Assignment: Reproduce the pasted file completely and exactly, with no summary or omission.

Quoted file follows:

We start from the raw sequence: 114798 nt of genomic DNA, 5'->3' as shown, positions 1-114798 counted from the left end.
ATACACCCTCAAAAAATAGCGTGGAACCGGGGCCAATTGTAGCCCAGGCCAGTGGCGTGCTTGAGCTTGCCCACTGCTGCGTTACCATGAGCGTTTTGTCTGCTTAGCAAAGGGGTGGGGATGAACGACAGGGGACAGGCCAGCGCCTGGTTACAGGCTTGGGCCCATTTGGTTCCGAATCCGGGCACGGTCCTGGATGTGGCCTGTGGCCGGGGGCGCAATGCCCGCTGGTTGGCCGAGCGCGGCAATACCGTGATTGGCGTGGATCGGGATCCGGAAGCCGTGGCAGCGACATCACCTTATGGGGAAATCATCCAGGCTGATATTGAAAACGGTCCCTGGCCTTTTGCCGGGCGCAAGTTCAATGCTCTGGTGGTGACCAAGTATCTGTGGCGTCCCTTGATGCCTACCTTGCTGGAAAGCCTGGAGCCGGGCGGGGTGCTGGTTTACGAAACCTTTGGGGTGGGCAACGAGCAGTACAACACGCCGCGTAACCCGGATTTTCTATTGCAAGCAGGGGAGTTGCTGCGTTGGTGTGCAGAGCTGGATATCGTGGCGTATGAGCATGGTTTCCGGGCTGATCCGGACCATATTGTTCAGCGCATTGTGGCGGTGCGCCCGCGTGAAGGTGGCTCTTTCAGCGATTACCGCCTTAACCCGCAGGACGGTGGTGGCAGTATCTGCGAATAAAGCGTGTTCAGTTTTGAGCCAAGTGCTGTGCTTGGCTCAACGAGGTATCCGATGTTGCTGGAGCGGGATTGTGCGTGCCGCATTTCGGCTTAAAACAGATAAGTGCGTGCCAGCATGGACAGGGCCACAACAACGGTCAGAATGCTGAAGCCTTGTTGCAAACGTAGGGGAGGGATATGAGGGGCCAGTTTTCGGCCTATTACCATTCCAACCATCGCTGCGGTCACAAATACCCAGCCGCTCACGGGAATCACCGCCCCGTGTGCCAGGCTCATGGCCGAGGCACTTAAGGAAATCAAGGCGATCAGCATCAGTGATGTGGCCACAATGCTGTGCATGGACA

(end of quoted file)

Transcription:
We start from the raw sequence: 114798 nt of genomic DNA, 5'->3' as shown, positions 1-114798 counted from the left end.
ATACACCCTCAAAAAATAGCGTGGAACCGGGGCCAATTGTAGCCCAGGCCAGTGGCGTGCTTGAGCTTGCCCACTGCTGCGTTACCATGAGCGTTTTGTCTGCTTAGCAAAGGGGTGGGGATGAACGACAGGGGACAGGCCAGCGCCTGGTTACAGGCTTGGGCCCATTTGGTTCCGAATCCGGGCACGGTCCTGGATGTGGCCTGTGGCCGGGGGCGCAATGCCCGCTGGTTGGCCGAGCGCGGCAATACCGTGATTGGCGTGGATCGGGATCCGGAAGCCGTGGCAGCGACATCACCTTATGGGGAAATCATCCAGGCTGATATTGAAAACGGTCCCTGGCCTTTTGCCGGGCGCAAGTTCAATGCTCTGGTGGTGACCAAGTATCTGTGGCGTCCCTTGATGCCTACCTTGCTGGAAAGCCTGGAGCCGGGCGGGGTGCTGGTTTACGAAACCTTTGGGGTGGGCAACGAGCAGTACAACACGCCGCGTAACCCGGATTTTCTATTGCAAGCAGGGGAGTTGCTGCGTTGGTGTGCAGAGCTGGATATCGTGGCGTATGAGCATGGTTTCCGGGCTGATCCGGACCATATTGTTCAGCGCATTGTGGCGGTGCGCCCGCGTGAAGGTGGCTCTTTCAGCGATTACCGCCTTAACCCGCAGGACGGTGGTGGCAGTATCTGCGAATAAAGCGTGTTCAGTTTTGAGCCAAGTGCTGTGCTTGGCTCAACGAGGTATCCGATGTTGCTGGAGCGGGATTGTGCGTGCCGCATTTCGGCTTAAAACAGATAAGTGCGTGCCAGCATGGACAGGGCCACAACAACGGTCAGAATGCTGAAGCCTTGTTGCAAACGTAGGGGAGGGATATGAGGGGCCAGTTTTCGGCCTATTACCATTCCAACCATCGCTGCGGTCACAAATACCCAGCCGCTCACGGGAATCACCGCCCCGTGTGCCAGGCTCATGGCCGAGGCACTTAAGGAAATCAAGGCGATCAGCATCAGTGATGTGGCCACAATGCTGTGCATGGACA